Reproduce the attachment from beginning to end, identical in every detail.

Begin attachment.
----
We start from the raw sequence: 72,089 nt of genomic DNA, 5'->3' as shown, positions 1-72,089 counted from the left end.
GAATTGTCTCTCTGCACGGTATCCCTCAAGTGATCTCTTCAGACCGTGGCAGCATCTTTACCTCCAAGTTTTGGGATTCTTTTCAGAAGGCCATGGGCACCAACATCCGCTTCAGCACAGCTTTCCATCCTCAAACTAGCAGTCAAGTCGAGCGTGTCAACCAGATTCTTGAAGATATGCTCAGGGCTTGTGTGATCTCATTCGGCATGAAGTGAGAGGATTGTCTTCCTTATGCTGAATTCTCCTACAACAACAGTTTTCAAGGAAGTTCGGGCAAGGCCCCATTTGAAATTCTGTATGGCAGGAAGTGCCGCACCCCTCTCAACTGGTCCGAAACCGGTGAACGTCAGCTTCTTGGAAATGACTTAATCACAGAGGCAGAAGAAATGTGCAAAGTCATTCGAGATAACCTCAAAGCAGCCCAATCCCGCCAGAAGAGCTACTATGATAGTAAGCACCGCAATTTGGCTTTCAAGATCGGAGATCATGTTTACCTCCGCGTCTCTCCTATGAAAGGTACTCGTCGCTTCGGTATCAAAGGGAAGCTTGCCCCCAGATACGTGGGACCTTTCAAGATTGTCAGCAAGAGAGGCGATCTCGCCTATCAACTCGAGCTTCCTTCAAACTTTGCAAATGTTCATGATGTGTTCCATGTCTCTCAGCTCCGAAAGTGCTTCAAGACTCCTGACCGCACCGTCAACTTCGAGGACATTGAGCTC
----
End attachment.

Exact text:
We start from the raw sequence: 72,089 nt of genomic DNA, 5'->3' as shown, positions 1-72,089 counted from the left end.
GAATTGTCTCTCTGCACGGTATCCCTCAAGTGATCTCTTCAGACCGTGGCAGCATCTTTACCTCCAAGTTTTGGGATTCTTTTCAGAAGGCCATGGGCACCAACATCCGCTTCAGCACAGCTTTCCATCCTCAAACTAGCAGTCAAGTCGAGCGTGTCAACCAGATTCTTGAAGATATGCTCAGGGCTTGTGTGATCTCATTCGGCATGAAGTGAGAGGATTGTCTTCCTTATGCTGAATTCTCCTACAACAACAGTTTTCAAGGAAGTTCGGGCAAGGCCCCATTTGAAATTCTGTATGGCAGGAAGTGCCGCACCCCTCTCAACTGGTCCGAAACCGGTGAACGTCAGCTTCTTGGAAATGACTTAATCACAGAGGCAGAAGAAATGTGCAAAGTCATTCGAGATAACCTCAAAGCAGCCCAATCCCGCCAGAAGAGCTACTATGATAGTAAGCACCGCAATTTGGCTTTCAAGATCGGAGATCATGTTTACCTCCGCGTCTCTCCTATGAAAGGTACTCGTCGCTTCGGTATCAAAGGGAAGCTTGCCCCCAGATACGTGGGACCTTTCAAGATTGTCAGCAAGAGAGGCGATCTCGCCTATCAACTCGAGCTTCCTTCAAACTTTGCAAATGTTCATGATGTGTTCCATGTCTCTCAGCTCCGAAAGTGCTTCAAGACTCCTGACCGCACCGTCAACTTCGAGGACATTGAGCTC